Of course, all this means the more to me as Into the Yell F-day, festival-day (or should that be L for launch day?) approaches and I get progressively more nervous. (The tell-tale signs including a tendency to insomnia and eating too much chocolate!) I am looking forward to it though, fingers crossed for nice weather, and have been distracting myself with some more advance haiku for the collaborative display. I even got both my sons to write a short poem, though one had to be bribed to do so!

Anyway, here’s my latest offering, ready for the day:

festival of arts
music, painting, poetry
fun for all ages

With just eight days to go to the launch of Into the Yell at Droitwich Music and Arts Festival, it has been a busy but phonically fun week.

Yesterday was a double whammy of listening and being listened to. Firstly, it was D-day for the Bugged writing project by Jo Bell and David Calcutt ( Never one to fail to rise to the challenge – and glad of any excuse for taking an interest in life around me! – I spent much of the day eavesdropping. Or at least attempting to. Pickings were sparse but I made do, with the result that my first submission 7am Rising was one of six chosen for today’s Best of the Bugged on the blog. And I’ve still got two more ‘Bugged’ poems in the draft process!

Having worked my ears, it was my turn to make some noise in the evening, when I read from Into the Yell as well as some new and some old poems for the opening night of the Social Ritual art exhibition at Kidderminster Library (part of the town’s arts festival 2010).

Sarah reading at Social Ritual. Picture by Jackson Bollock.

Sarah reading at Social Ritual. Picture by Jackson Bollock.

Poets Jenny Hope, Sarah James, Jodie Lea Ford and Sophia Dimmock. Picture by Jackson Bollock.

Poets Jenny Hope, Sarah James, Jodie Lea Ford and Sophia Dimmock. Picture by Jackson Bollock.

Listening is definitely the theme to the coming few days, as I head off to Ledbury Poetry Festival tomorrow to see Jane Weir, Pascale Petit and Billy Collins. I can’t wait!

Then on Monday, I shall have the strange sensation of hearing my own voice on radio as some of my readings of poems from Into the Yell are to be broadcast on I am so excited! The live show is from 8pm to 10pm and is also due to feature some previously unbroadcast recordings from last year’s Ledbury Poetry Festival. Happy listening everyone – wherever you are, whatever you’re doing!

I’m starting to gear up now for the launch of Into the Yell on July 10 as part of Droitwich Arts and Music Festival. Well, any excuse for some new clothes and shoes!

As I’m going to be running my collaborative haiku display and drop-in workshops as part of this, I thought I maybe ought to get practising. I’ve had some of my workshop children trying out the form  (or a loose interpretation of it, as they’re quite young to fully get to grips with the notion of syllables). And here’s one of my own, a morning, music inspired haiku:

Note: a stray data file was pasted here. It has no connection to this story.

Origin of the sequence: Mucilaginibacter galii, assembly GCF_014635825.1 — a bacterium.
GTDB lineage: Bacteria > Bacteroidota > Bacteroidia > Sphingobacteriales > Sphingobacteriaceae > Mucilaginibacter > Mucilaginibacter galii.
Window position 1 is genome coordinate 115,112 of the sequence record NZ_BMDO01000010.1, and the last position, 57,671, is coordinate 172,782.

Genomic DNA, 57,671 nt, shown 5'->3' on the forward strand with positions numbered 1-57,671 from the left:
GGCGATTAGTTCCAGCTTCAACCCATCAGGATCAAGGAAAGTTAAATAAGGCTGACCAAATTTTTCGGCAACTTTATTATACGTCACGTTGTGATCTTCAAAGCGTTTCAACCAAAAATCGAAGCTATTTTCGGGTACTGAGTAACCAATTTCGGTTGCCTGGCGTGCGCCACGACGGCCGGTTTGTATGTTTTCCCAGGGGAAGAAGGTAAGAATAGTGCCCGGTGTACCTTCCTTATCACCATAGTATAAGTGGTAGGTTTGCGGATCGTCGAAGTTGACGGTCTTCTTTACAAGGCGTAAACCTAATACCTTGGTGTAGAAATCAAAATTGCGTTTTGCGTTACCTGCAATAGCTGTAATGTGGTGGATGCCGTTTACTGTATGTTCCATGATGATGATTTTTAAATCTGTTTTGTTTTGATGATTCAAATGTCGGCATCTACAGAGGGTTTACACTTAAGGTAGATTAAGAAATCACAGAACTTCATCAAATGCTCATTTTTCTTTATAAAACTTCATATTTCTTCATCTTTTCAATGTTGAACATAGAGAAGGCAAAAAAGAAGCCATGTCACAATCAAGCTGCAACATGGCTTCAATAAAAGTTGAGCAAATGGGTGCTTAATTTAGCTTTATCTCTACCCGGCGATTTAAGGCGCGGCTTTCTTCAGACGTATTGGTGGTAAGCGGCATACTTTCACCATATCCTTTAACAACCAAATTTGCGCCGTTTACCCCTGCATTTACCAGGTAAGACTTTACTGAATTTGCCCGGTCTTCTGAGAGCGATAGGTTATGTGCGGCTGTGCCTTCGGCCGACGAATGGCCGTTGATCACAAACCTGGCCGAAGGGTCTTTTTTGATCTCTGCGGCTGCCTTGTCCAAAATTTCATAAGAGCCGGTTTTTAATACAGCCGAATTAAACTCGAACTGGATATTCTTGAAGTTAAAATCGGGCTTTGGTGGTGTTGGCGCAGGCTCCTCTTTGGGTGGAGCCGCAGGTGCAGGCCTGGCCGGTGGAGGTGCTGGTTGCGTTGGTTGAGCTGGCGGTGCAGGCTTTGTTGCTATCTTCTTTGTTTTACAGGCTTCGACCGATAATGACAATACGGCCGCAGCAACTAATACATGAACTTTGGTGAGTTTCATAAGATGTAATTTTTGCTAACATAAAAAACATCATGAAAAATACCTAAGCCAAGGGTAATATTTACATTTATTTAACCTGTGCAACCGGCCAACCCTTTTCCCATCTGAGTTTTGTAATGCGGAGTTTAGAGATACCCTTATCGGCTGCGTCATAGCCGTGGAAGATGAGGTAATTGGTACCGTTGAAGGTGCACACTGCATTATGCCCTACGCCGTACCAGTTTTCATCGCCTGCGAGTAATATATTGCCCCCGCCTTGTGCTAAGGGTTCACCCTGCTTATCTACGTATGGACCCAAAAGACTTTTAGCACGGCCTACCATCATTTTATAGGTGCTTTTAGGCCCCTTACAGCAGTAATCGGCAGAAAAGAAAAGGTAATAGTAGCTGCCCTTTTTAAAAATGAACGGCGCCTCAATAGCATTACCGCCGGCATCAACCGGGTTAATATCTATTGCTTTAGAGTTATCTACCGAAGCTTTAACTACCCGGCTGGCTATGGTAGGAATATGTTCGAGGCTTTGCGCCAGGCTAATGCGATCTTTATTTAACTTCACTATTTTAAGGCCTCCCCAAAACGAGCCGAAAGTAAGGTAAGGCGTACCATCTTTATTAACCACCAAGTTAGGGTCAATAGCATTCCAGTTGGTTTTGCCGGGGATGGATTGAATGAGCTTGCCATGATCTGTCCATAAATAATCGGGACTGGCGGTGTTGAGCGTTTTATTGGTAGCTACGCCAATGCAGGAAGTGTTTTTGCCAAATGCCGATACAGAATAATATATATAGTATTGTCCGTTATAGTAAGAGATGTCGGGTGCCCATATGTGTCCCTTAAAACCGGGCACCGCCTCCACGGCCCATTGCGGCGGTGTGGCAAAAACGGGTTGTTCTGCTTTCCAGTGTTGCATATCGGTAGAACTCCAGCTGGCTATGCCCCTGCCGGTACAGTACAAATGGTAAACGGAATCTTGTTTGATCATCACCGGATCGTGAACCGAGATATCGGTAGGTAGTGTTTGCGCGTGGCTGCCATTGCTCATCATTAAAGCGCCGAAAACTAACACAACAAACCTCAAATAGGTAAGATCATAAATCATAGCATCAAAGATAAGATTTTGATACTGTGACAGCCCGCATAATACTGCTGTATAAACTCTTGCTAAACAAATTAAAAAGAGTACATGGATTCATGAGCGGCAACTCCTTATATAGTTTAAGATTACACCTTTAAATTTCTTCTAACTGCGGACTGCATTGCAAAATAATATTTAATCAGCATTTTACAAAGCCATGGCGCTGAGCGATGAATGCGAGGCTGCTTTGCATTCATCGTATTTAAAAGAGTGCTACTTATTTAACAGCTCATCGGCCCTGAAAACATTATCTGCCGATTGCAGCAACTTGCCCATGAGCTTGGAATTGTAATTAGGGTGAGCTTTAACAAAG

awaking at dawn
collage of pastels, light, warmth
fisticuffs of song

It’s been a fantastically busy but productive week on the poetry front.

The Into the Yell display is  sorted, ready for the collection launch at Droitwich Arts and Music Festival of July 10. The collaborative haiku project I’m organizing for the festival on July 10 is also well in hand. And my Window on the Arts poetry, photography and art display is now finalised for July 19 to August 2 in Salters Shopping Centre, Droitwich.

Into the Yell has also received its first post-printing review this week – and a fantastic one too! – from Magdalena Ball at Compulsive Reader: .

I had a great time reading from Into the Yell and other poems at The Phonic Room at Boston Tea Party in Worcester on Thursday night. (It’s a great venue!) And the same day I also found out that my poem Preparing had been chosen as Ledbury Poetry Festival’s winning May theme poem for the festival blog at!

All this – with a children’s party also organised for tomorrow – and I still managed to squeeze in a leisurely breakfast on the decking in the sunshine this morning, complete with Derek Walcott’s White Egrets, which I’m still dipping into. Of course, the same time tomorrow morning and I may not be feeling quite so relaxed… 😉

At the end of the day the real critics of any piece of writing must be the readers and the actual author.

Similarly, the real critic of one’s behaviour, achievements etc must at the end of the day be oneself ( or God, if that is one’s belief system). But the external voices I listen to most of all have to be those of my husband and parents.

Even I was surprised at how deep-seated this is. So much so, that when my Dad, who is not a poetry-reader, rang last night to say he’d read my collection and had really enjoyed it, I was almost in tears. All the more so, as I know there are themes and some language he won’t have approved of!

What a suntastic weekend! With the good weather, Worcester Literature Festival 2011 discussions and so many readings coming up, I’m so buzzing with ideas and new poems that I don’t know what to blog about! (I’ll manage, of course, I’m never stuck for words for long!)

On top of the poetry, my camera has also been leading me astray this week. Yes, I’ve been busy snapping away in the sunshine when I probably should have been varnishing the fences, mowing the lawn or something equally practical (yawn!) but not so creative or fun. Well, who wants to watch paint dry?!

I’ve also been enjoying a new challenge – verbal karate, writing some children’s flash fiction as a fundraiser for a martial arts club. It’s certainly been keeping my imagination fighting fit! (Hence, the flurry of puns!)

Hope all the dads out there have had a great Father’s Day and that everyone’s enjoying the sun.